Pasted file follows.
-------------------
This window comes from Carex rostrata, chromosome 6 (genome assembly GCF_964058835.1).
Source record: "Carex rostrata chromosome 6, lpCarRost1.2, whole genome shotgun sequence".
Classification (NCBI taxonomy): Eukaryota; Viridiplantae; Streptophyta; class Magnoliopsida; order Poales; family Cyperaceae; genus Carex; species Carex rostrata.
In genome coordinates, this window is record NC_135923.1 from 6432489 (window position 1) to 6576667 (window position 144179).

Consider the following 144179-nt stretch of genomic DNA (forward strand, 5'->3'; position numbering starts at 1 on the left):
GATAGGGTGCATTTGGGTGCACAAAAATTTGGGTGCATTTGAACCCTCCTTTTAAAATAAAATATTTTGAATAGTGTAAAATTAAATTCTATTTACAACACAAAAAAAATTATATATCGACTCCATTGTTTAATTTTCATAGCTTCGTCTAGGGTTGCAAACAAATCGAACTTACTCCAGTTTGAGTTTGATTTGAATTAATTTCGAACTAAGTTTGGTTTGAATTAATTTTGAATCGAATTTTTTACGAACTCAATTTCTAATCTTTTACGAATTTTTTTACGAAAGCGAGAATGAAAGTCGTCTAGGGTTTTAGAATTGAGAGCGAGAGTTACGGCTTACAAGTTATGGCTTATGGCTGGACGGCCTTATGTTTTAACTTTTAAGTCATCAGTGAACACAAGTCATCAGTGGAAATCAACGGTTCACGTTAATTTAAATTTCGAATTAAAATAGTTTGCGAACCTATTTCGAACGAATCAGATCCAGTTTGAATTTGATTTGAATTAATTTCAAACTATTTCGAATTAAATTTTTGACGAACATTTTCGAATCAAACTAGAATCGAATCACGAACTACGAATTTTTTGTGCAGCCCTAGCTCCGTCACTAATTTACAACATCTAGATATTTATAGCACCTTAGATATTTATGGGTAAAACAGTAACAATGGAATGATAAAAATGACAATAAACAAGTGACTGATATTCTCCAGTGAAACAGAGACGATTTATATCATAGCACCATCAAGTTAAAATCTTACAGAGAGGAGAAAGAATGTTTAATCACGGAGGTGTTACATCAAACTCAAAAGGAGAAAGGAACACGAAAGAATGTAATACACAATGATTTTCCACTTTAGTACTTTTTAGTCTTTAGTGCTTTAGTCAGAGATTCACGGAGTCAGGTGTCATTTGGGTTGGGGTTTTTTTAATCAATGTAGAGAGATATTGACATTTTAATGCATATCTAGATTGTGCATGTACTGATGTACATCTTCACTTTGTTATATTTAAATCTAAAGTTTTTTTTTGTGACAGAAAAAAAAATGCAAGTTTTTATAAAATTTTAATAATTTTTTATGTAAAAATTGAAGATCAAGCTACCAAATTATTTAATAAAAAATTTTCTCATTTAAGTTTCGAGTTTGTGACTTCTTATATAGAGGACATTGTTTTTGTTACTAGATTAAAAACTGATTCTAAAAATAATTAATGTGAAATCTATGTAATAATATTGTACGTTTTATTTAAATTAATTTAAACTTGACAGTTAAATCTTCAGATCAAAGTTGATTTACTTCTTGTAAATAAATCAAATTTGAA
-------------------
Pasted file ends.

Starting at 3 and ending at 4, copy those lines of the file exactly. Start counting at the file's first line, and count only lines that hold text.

Classification (NCBI taxonomy): Eukaryota; Viridiplantae; Streptophyta; class Magnoliopsida; order Poales; family Cyperaceae; genus Carex; species Carex rostrata.
In genome coordinates, this window is record NC_135923.1 from 6432489 (window position 1) to 6576667 (window position 144179).